6 ways to improve cash flow in your business
Effectively managing cash flow is vital to the runnings of your business. We all like to see what money is coming in, but if we don’t also keep track of what money is going out and what is on hand, then your business might be heading for a crash without you even knowing it.
Cash flow is one of the most important metrics to follow - especially when it comes to forecasting the future growth of your business.Start invoicing for free
Firstly, we need to clarify that just because you have a profitable business doesn’t mean you have a positive cash flow. This is a common misconception for many new or small businesses.
It’s possible to have a profitable business with a negative cash flow. This isn’t a great situation to be in as a negative cash flow can become a big issue for your business. So, make sure you take the time (and effort) required to manage your cash flow and make the necessary changes to impact this.
There are a number of different measures you can take and tips you can learn to improve your cash flow in your business.
Invoicing software is the simplest way for you to keep track of your business cash flow. It can automate a lot of your business processes and also allow you to have a holistic overview of your business cash flows at any point in time.
Especially for small businesses, using invoicing software can help you organise and register all of your sales. This is the first step towards improving your business cash flow.
The more prompt you are with your invoices, the faster you’ll be paid. And if this is not the case, then you can send out a payment reminder letter with your invoicing software to those latecomers. If that still doesn't work, you can pick up the phone and call them.
Make sure that you’re clear, concise, and specific about all details on your invoice - especially the payment due date.
The easier and more convenient you make it for your customers to pay you, the faster you’ll be paid.
In most cases, it’s much easier for your customers to manage their payments online. By offering your customers various online payment options such as accepting credit cards, debit cards or mobile payment, the more likely they are to pay you faster.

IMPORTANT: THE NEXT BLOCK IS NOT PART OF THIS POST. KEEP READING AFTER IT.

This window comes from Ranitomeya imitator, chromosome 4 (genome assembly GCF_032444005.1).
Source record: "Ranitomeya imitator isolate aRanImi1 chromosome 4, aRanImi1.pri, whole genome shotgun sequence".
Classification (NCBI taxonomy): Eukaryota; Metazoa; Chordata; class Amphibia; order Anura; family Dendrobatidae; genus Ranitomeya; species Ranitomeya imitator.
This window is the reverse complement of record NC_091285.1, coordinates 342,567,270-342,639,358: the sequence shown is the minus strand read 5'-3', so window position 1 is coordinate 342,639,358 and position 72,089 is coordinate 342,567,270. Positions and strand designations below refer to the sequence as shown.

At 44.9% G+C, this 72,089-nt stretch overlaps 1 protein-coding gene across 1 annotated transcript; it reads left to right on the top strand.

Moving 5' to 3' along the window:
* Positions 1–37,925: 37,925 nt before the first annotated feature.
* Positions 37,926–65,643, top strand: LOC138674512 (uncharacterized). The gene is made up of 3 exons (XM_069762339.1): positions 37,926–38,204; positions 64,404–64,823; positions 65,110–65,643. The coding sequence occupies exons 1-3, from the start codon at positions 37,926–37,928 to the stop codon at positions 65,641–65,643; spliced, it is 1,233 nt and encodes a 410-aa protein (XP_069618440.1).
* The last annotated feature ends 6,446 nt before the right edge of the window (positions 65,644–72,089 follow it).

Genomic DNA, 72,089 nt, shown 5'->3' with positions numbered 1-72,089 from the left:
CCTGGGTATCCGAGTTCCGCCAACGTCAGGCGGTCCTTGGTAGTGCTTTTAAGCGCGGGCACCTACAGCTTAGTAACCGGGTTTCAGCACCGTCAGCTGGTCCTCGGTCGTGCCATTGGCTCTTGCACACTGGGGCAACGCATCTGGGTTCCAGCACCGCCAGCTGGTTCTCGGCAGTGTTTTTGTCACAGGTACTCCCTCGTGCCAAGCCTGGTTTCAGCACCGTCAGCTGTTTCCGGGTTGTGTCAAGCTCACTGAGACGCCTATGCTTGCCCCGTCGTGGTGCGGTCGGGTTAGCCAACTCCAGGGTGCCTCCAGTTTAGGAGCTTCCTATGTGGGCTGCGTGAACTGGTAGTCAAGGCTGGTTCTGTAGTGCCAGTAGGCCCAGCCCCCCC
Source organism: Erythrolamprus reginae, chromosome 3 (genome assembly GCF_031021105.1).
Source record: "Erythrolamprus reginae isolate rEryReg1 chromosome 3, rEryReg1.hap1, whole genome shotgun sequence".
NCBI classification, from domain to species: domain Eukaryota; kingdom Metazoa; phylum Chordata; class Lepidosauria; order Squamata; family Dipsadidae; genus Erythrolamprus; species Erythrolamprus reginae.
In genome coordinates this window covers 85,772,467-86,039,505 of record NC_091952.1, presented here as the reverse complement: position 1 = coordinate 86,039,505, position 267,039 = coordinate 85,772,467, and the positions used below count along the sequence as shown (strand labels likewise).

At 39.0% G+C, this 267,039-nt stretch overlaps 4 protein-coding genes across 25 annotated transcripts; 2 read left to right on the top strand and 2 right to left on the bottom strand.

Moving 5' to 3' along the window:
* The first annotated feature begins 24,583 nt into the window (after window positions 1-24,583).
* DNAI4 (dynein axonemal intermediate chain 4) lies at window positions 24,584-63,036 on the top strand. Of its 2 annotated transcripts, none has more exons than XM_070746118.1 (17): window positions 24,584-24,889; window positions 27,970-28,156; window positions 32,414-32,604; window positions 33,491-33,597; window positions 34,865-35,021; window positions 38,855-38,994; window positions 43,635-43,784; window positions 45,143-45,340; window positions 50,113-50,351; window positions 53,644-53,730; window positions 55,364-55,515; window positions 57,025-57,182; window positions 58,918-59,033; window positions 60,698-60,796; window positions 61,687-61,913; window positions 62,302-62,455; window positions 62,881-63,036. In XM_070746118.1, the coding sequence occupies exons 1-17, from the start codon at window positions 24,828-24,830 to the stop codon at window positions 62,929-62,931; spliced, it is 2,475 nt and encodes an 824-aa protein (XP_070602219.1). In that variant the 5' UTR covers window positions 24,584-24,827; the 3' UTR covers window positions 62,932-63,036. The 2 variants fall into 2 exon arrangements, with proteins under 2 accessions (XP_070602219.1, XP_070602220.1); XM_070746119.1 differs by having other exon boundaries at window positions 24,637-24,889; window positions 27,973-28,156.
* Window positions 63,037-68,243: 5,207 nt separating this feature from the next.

With SumUp Invoices, you can include an online payment link directly on your invoice. The invoice email will include a “Pay now” button so the customer can quickly and securely pay with their credit card.
Take the time to review your expenses, and identify areas where you can reduce your costs. Don’t spend money on expenses that aren’t necessary for your business, and be careful which areas in your business you choose to focus on.
Be careful to only cut costs where you can afford to, and in areas that will not hurt your business.
You can try offering your customers a cash discount as an incentive to pay early. This is a tactic that often encourages your customers to pay you early on, which will effectively improve your cash inflows.
On that same note, you should also make it clear that just like early payments will be rewarded, late payments will be punishable.
If you’re still waiting on overdue payments, you can send out a reminder letter and also charge a late payment fee. This should encourage your customer to pay you ASAP, before the fee is further increased.
Another way for you to increase your cash flow is by increasing your prices. Changing - and more specifically increasing - prices is something many business owners are scared to do.
There’s no guarantee that increasing prices won’t mean losing some sales, but it could also mean an increase in cash inflow. So, there’s no harm in experimenting with your prices and finding out how price elastic your customers are.
Your cash flow is a representation of all transactions coming in and going out of your business. It’s a good idea to keep track of your cash flow to understand the financial position and health of your business.
Knowing your business cash flow is not only a good thing for the future growth and expansion of your business, but it will also provide major insights into your business’s financial state, and where money coming in and going out of the business.